Holiday Gift Guide 2010: Best Blu-ray & Streaming Video Players
What a difference a year makes. Last year, this guide was about Blu-ray players; this year, while a majority of the devices mentioned still handle Blu-ray discs, only one lacks Wi-Fi as a standard feature (and it's still available as an add-on option).
What a difference a year makes. Last year, this guide was about Blu-ray players; this year, while a majority of the devices mentioned still handle Blu-ray discs, only one lacks Wi-Fi as a standard feature (and it's still available as an add-on option). The transition to streaming video via these wireless connections and apps from Netflix, Amazon and others as a mainstream component of living room viewing is underway, and big names like Apple and Google are involved in furthering that development. These players are a good place to start if you want to bring some 21st-century technology to your recipients' living rooms.
It isn't the holy grail of next-generation video devices, but it's closer to that than previous iteration of Apple TV. For starters, it's priced right for more mainstream success, comes with built-in Wi-Fi, and is much, much smaller than its predecessors. While it still hopes you rely on iTunes for your video rentals, it acknowledges the broader world of Internet entertainment by letting you stream Netflix videos for a monthly subscription fee. The new AirPlay feature, which will let you streaming content from your iPhone or iPad to your HDTV via Apple TV, could help make up for the lack of other built-in streaming media options (Pandora, Rhapsody, et all.)
Apple haters have a compelling -- and cheaper -- option in a streaming media device in the form of the Roku XD. For $20 cheaper, you get the same built-in Wi-Fi and Netflix streaming, but you also get 1080p support, plus a slew of additional streaming app options like Amazon, Pandora and MLB.tv -- though not YouTube. Have an older TV? Pay even less for the Roku HD, which eschews 1080p playback. Want even more? Spend as much as you would for the Apple TV with the Roku XDS, and you'll get dual-band Wi-Fi, USB port, and component-video output.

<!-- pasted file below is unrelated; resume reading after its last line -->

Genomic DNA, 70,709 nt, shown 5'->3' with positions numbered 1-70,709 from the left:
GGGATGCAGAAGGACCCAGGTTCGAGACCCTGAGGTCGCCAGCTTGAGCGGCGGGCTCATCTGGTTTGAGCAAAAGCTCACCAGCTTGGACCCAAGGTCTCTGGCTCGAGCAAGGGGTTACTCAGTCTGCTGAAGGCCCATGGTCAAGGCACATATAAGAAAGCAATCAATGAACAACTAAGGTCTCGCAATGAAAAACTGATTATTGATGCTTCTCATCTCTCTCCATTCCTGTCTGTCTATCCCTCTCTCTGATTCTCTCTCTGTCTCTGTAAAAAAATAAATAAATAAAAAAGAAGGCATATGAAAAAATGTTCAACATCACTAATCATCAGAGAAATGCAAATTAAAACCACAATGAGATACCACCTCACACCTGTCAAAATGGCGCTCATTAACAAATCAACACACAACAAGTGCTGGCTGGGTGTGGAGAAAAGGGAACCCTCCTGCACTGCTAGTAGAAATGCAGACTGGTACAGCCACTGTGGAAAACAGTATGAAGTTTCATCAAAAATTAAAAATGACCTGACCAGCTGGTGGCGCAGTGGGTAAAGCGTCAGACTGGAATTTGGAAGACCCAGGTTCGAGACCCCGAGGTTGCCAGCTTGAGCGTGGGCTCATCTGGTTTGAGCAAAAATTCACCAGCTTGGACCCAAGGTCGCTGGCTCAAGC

The first Blu-ray player with Google TV baked in, the NSZ-GT1 costs a bundle, but for the extra $100 over a Logitech Revue Google TV box, you get Blu-ray capabilities. You also get built-in Wi-Fi (no USB-based dongle needed), support for streaming-video apps from Netflix, Amazon, and Sony's own Qrocity, and keypad/mouse input device for search or messaging functions. Select Android based phones can double as remote controls for the devices, and you'll be able to download Android apps starting early next week.
Not everyone cares about, or can afford, streaming media or Google TV. For those you just want a basic Blu-ray player that gives you the option to go wireless in the future, there's the Samsung BD-C5500. It provides sterling Blu-ray image quality, and features Samsung's new and improved interface. You can buy a Wi-Fi dongle to connect to the player's USB port, which gives you access to streaming apps like Netflix, Vudu, and Pandora and lets you stream media files from your home network via its DNLA compliance.
If you prefer to buy your Blu-ray player as part of a home theater system, this Sony set has pretty much everything you need. The 5.1 system (complete with wireless rear speakers) delivers excellent sound quality, along with a 3D-ready Blu-ray player that comes with a USB Wi-Fi dongle to give you wireless access to streaming media services from Netflix and Amazon. The only negative is that the BDV-E770W lacks any HDMI inputs, but if you don't plan to hook up a gaming console to it, then you have the complete package for watching and listening to movies on your HDTV.